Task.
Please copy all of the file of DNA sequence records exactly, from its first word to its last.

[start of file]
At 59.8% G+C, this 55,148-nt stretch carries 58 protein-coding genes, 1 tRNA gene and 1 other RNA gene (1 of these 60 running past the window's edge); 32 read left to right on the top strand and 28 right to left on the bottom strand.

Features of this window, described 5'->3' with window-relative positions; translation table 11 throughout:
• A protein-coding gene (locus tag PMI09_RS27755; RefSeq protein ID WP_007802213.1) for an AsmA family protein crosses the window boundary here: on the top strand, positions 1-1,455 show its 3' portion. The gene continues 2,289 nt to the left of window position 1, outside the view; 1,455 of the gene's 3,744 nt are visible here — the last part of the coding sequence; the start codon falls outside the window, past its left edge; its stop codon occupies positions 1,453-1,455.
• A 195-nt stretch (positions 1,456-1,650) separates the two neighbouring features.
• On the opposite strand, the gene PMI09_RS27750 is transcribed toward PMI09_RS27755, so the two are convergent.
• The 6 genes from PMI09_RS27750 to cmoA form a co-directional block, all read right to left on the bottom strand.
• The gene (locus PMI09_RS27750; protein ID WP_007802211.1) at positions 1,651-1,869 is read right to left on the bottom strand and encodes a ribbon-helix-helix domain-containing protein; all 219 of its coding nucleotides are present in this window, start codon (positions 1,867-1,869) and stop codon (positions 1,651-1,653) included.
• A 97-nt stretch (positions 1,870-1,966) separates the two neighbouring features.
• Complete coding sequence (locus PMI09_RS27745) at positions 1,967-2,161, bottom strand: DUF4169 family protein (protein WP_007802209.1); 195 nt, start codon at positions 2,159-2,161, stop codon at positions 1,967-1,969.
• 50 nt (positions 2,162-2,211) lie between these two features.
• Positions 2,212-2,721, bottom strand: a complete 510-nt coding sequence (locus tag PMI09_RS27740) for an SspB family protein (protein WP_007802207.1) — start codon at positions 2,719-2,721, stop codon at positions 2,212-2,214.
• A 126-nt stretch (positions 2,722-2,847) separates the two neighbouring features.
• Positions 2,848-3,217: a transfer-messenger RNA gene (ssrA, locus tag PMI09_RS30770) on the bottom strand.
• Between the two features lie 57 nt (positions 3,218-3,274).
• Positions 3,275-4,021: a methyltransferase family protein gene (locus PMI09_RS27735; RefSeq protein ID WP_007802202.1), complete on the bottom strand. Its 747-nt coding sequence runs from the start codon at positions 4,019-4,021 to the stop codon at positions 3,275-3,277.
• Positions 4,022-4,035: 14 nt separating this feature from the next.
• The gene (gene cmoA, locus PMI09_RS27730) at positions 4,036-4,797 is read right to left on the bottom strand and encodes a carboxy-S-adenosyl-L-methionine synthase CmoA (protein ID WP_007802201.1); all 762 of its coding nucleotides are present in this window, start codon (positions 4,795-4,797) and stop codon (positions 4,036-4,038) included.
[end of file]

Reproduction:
At 59.8% G+C, this 55,148-nt stretch carries 58 protein-coding genes, 1 tRNA gene and 1 other RNA gene (1 of these 60 running past the window's edge); 32 read left to right on the top strand and 28 right to left on the bottom strand.

Features of this window, described 5'->3' with window-relative positions; translation table 11 throughout:
• A protein-coding gene (locus tag PMI09_RS27755; RefSeq protein ID WP_007802213.1) for an AsmA family protein crosses the window boundary here: on the top strand, positions 1-1,455 show its 3' portion. The gene continues 2,289 nt to the left of window position 1, outside the view; 1,455 of the gene's 3,744 nt are visible here — the last part of the coding sequence; the start codon falls outside the window, past its left edge; its stop codon occupies positions 1,453-1,455.
• A 195-nt stretch (positions 1,456-1,650) separates the two neighbouring features.
• On the opposite strand, the gene PMI09_RS27750 is transcribed toward PMI09_RS27755, so the two are convergent.
• The 6 genes from PMI09_RS27750 to cmoA form a co-directional block, all read right to left on the bottom strand.
• The gene (locus PMI09_RS27750; protein ID WP_007802211.1) at positions 1,651-1,869 is read right to left on the bottom strand and encodes a ribbon-helix-helix domain-containing protein; all 219 of its coding nucleotides are present in this window, start codon (positions 1,867-1,869) and stop codon (positions 1,651-1,653) included.
• A 97-nt stretch (positions 1,870-1,966) separates the two neighbouring features.
• Complete coding sequence (locus PMI09_RS27745) at positions 1,967-2,161, bottom strand: DUF4169 family protein (protein WP_007802209.1); 195 nt, start codon at positions 2,159-2,161, stop codon at positions 1,967-1,969.
• 50 nt (positions 2,162-2,211) lie between these two features.
• Positions 2,212-2,721, bottom strand: a complete 510-nt coding sequence (locus tag PMI09_RS27740) for an SspB family protein (protein WP_007802207.1) — start codon at positions 2,719-2,721, stop codon at positions 2,212-2,214.
• A 126-nt stretch (positions 2,722-2,847) separates the two neighbouring features.
• Positions 2,848-3,217: a transfer-messenger RNA gene (ssrA, locus tag PMI09_RS30770) on the bottom strand.
• Between the two features lie 57 nt (positions 3,218-3,274).
• Positions 3,275-4,021: a methyltransferase family protein gene (locus PMI09_RS27735; RefSeq protein ID WP_007802202.1), complete on the bottom strand. Its 747-nt coding sequence runs from the start codon at positions 4,019-4,021 to the stop codon at positions 3,275-3,277.
• Positions 4,022-4,035: 14 nt separating this feature from the next.
• The gene (gene cmoA, locus PMI09_RS27730) at positions 4,036-4,797 is read right to left on the bottom strand and encodes a carboxy-S-adenosyl-L-methionine synthase CmoA (protein ID WP_007802201.1); all 762 of its coding nucleotides are present in this window, start codon (positions 4,795-4,797) and stop codon (positions 4,036-4,038) included.